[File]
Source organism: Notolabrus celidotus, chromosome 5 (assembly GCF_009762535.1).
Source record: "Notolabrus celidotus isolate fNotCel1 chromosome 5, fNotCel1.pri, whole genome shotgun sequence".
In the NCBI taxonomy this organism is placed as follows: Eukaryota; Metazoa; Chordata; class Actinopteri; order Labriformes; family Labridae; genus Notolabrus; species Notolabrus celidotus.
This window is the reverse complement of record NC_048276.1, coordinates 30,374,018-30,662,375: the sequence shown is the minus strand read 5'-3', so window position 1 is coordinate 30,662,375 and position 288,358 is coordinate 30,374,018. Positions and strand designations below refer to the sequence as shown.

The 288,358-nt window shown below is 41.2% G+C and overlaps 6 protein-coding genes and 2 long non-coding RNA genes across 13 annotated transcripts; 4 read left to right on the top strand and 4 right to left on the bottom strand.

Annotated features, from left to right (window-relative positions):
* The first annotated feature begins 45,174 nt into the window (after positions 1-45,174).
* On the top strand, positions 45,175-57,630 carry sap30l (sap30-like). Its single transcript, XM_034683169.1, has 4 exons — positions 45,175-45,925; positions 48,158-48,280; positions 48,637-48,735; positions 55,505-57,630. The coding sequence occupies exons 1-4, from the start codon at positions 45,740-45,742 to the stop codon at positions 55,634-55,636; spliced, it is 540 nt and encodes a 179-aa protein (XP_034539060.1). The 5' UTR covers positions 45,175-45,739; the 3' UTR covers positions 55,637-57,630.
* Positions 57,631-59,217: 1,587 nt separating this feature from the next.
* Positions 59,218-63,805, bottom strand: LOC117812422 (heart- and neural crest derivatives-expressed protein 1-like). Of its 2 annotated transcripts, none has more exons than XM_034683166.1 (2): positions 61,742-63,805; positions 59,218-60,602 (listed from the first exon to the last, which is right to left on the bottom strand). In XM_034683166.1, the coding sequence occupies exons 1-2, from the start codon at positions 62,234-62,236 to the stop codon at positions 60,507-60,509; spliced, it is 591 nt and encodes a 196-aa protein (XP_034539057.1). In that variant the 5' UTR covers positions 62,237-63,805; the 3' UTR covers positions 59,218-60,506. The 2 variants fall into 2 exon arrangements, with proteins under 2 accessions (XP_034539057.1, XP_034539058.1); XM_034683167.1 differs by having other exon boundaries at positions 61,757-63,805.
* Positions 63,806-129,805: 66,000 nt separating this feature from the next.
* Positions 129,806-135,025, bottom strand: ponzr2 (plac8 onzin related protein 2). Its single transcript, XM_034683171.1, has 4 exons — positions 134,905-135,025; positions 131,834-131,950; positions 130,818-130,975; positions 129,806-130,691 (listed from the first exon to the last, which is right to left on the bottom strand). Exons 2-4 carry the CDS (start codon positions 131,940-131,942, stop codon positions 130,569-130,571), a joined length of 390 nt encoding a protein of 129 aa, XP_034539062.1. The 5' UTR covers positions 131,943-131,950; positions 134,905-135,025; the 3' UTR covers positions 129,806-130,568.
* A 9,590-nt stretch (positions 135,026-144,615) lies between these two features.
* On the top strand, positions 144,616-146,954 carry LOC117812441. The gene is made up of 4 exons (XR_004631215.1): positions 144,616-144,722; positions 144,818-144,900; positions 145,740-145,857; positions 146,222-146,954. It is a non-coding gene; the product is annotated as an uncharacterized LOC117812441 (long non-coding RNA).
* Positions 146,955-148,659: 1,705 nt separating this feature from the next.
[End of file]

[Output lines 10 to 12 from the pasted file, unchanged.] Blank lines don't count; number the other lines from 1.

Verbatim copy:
* Positions 59,218-63,805, bottom strand: LOC117812422 (heart- and neural crest derivatives-expressed protein 1-like). Of its 2 annotated transcripts, none has more exons than XM_034683166.1 (2): positions 61,742-63,805; positions 59,218-60,602 (listed from the first exon to the last, which is right to left on the bottom strand). In XM_034683166.1, the coding sequence occupies exons 1-2, from the start codon at positions 62,234-62,236 to the stop codon at positions 60,507-60,509; spliced, it is 591 nt and encodes a 196-aa protein (XP_034539057.1). In that variant the 5' UTR covers positions 62,237-63,805; the 3' UTR covers positions 59,218-60,506. The 2 variants fall into 2 exon arrangements, with proteins under 2 accessions (XP_034539057.1, XP_034539058.1); XM_034683167.1 differs by having other exon boundaries at positions 61,757-63,805.
* Positions 63,806-129,805: 66,000 nt separating this feature from the next.
* Positions 129,806-135,025, bottom strand: ponzr2 (plac8 onzin related protein 2). Its single transcript, XM_034683171.1, has 4 exons — positions 134,905-135,025; positions 131,834-131,950; positions 130,818-130,975; positions 129,806-130,691 (listed from the first exon to the last, which is right to left on the bottom strand). Exons 2-4 carry the CDS (start codon positions 131,940-131,942, stop codon positions 130,569-130,571), a joined length of 390 nt encoding a protein of 129 aa, XP_034539062.1. The 5' UTR covers positions 131,943-131,950; positions 134,905-135,025; the 3' UTR covers positions 129,806-130,568.